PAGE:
Agree with mold mildew, as many of these species can be powerful allergens. CDC data supports this, although CDC remedies which include the use of Sodium Hypochlorite only stun/kill molds/mildews but do not remove the cells which can be the nutrient source for successive species. Biologists (mycologists) would recommend the use of 'caustics' to dissolve the cells. The danger of cleaning fungals is the spreading/release of spores; such cleaning should be done 'wet' to prevent spreading of the spores ... and aspiration of the spores into your lungs.
Strong caustic detergents such as Sodium Silicate based (Tuff-e'Nuff or Roll-on) or TSP or lye-based cleaners used in animal husbandry, etc. should be considered - Not to be used on painted or varnished surfaces.
Once thorough cleaning/rinsing (never clean mold/mildew when its dry, always 'wet-down') is accomplished ... consider to spray-on commercial 'mildew block' (3M) or simply spray on caustic detergents and simply let dry - such would be the modern equivalent of 'white-washing'.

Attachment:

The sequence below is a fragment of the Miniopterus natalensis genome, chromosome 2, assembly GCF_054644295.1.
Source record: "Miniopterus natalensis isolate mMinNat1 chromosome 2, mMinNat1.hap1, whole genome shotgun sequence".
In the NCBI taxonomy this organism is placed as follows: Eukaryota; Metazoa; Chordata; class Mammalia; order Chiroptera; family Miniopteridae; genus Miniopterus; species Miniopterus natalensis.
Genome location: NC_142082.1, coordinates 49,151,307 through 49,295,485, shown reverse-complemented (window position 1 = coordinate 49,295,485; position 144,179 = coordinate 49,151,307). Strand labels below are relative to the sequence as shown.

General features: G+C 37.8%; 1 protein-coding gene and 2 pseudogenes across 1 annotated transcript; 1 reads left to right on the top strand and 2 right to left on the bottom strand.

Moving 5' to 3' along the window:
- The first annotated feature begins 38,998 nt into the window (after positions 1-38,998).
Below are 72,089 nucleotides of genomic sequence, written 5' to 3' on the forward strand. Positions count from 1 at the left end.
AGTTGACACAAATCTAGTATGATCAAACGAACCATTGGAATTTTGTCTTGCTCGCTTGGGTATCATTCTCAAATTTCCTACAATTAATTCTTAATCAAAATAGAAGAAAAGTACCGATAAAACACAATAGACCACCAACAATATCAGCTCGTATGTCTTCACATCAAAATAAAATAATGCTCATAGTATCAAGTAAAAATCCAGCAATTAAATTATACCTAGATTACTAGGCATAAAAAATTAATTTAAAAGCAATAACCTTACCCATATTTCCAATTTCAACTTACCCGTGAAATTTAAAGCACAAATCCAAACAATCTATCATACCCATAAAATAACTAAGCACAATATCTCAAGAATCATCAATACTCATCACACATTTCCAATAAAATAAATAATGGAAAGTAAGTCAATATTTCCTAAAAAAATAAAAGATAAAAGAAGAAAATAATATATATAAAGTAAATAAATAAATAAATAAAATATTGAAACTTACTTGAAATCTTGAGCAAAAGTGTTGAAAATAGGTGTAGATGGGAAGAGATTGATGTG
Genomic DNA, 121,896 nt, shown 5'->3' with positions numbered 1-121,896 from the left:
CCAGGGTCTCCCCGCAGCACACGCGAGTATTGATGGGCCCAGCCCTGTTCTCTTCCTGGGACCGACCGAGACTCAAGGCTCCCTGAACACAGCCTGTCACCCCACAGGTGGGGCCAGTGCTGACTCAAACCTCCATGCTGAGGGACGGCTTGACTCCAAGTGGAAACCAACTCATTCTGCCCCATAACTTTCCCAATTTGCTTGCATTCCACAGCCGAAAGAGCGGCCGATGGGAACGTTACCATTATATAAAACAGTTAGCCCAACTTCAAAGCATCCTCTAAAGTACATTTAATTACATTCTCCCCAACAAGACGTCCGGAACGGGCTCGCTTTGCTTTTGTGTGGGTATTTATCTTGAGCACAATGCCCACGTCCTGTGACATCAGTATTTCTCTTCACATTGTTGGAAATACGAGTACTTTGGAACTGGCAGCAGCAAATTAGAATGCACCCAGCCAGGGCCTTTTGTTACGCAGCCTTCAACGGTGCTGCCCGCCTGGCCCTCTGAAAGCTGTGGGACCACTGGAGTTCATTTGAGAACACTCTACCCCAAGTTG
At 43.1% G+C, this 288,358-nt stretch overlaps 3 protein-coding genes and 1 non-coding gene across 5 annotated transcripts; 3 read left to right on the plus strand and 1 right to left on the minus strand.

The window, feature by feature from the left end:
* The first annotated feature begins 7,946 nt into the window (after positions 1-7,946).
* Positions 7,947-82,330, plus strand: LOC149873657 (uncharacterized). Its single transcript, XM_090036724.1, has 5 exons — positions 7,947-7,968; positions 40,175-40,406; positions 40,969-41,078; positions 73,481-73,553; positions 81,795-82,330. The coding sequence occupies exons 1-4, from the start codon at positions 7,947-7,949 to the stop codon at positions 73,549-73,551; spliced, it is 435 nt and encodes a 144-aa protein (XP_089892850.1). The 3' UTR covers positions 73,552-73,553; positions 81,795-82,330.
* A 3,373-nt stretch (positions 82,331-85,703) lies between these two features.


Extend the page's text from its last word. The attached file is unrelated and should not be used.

Upholstery foam can be a potent a reservoir of fungal spores, so consider to replace with mold/mildew resistant foam .... or 'treat' the foam with toxic gases that kill/stun the fungals.
Paraformaldehyde (as a gas) can be used to treat 'foam'; the Para-F crystals will release into a gas when exposed to atmosphere. Put the foam into a large plastic bag, apply paraformaldehyde crystals (wrapped in cotton gauze to contain crystals) into the bag with the foam and apply vacuum to 'squeeze down' the foam then quickly seal ... the Para-F will out-gas into the tightly sealed bag ... Keep sealed for several days. After several day and in the open, open the bag to remove the Para-F, then pump the bag and its contents to reduce the Para-F concentration a few times (changes the air/gas inside the foam structure). Para-F is a potentially dangerous to human lung tissue gas, .... wont be available in 'green/eco' states where 'chemicals' usage by consumers is prohibited.
ALL black molds and mildews should be considered to be toxic to human respiratory systems - the worst is 'stochybatris autra' which is quite common in wet basements, etc. CDC has specific recommendation for the safe removal of 'stochy' - mostly 'kill in place', then rip-out and replace.
Check out the CDC website or your local health department sites for 'the details'.